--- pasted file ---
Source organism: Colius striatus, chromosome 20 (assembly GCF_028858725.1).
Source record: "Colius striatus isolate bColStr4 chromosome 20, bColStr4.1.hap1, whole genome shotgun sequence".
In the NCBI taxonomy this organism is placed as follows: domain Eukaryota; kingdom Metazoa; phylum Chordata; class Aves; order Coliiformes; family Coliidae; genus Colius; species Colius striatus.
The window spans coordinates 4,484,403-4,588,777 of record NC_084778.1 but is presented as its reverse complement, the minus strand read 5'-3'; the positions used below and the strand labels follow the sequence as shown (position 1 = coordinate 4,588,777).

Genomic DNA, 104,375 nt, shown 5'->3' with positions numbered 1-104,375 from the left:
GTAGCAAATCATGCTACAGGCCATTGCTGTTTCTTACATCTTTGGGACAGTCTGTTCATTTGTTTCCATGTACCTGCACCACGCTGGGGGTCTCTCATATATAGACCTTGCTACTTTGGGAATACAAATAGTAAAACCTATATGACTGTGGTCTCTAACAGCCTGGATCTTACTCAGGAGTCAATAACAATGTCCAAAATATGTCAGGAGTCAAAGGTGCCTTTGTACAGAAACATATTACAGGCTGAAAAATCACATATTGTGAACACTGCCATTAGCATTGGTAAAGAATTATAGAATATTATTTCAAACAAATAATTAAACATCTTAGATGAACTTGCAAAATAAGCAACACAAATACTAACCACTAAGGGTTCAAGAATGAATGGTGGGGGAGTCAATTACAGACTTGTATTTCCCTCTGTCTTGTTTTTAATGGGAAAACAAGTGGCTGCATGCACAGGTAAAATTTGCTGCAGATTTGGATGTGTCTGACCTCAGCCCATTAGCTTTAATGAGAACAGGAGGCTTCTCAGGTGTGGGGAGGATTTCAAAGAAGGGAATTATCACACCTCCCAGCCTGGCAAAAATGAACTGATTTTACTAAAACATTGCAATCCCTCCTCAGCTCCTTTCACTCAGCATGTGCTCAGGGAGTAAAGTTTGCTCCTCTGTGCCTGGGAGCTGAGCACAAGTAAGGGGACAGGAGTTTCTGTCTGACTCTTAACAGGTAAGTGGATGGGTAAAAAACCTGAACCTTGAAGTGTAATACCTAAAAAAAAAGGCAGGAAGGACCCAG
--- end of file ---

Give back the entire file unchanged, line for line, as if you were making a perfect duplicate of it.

Source organism: Colius striatus, chromosome 20 (assembly GCF_028858725.1).
Source record: "Colius striatus isolate bColStr4 chromosome 20, bColStr4.1.hap1, whole genome shotgun sequence".
In the NCBI taxonomy this organism is placed as follows: domain Eukaryota; kingdom Metazoa; phylum Chordata; class Aves; order Coliiformes; family Coliidae; genus Colius; species Colius striatus.
The window spans coordinates 4,484,403-4,588,777 of record NC_084778.1 but is presented as its reverse complement, the minus strand read 5'-3'; the positions used below and the strand labels follow the sequence as shown (position 1 = coordinate 4,588,777).

Genomic DNA, 104,375 nt, shown 5'->3' with positions numbered 1-104,375 from the left:
GTAGCAAATCATGCTACAGGCCATTGCTGTTTCTTACATCTTTGGGACAGTCTGTTCATTTGTTTCCATGTACCTGCACCACGCTGGGGGTCTCTCATATATAGACCTTGCTACTTTGGGAATACAAATAGTAAAACCTATATGACTGTGGTCTCTAACAGCCTGGATCTTACTCAGGAGTCAATAACAATGTCCAAAATATGTCAGGAGTCAAAGGTGCCTTTGTACAGAAACATATTACAGGCTGAAAAATCACATATTGTGAACACTGCCATTAGCATTGGTAAAGAATTATAGAATATTATTTCAAACAAATAATTAAACATCTTAGATGAACTTGCAAAATAAGCAACACAAATACTAACCACTAAGGGTTCAAGAATGAATGGTGGGGGAGTCAATTACAGACTTGTATTTCCCTCTGTCTTGTTTTTAATGGGAAAACAAGTGGCTGCATGCACAGGTAAAATTTGCTGCAGATTTGGATGTGTCTGACCTCAGCCCATTAGCTTTAATGAGAACAGGAGGCTTCTCAGGTGTGGGGAGGATTTCAAAGAAGGGAATTATCACACCTCCCAGCCTGGCAAAAATGAACTGATTTTACTAAAACATTGCAATCCCTCCTCAGCTCCTTTCACTCAGCATGTGCTCAGGGAGTAAAGTTTGCTCCTCTGTGCCTGGGAGCTGAGCACAAGTAAGGGGACAGGAGTTTCTGTCTGACTCTTAACAGGTAAGTGGATGGGTAAAAAACCTGAACCTTGAAGTGTAATACCTAAAAAAAAAGGCAGGAAGGACCCAG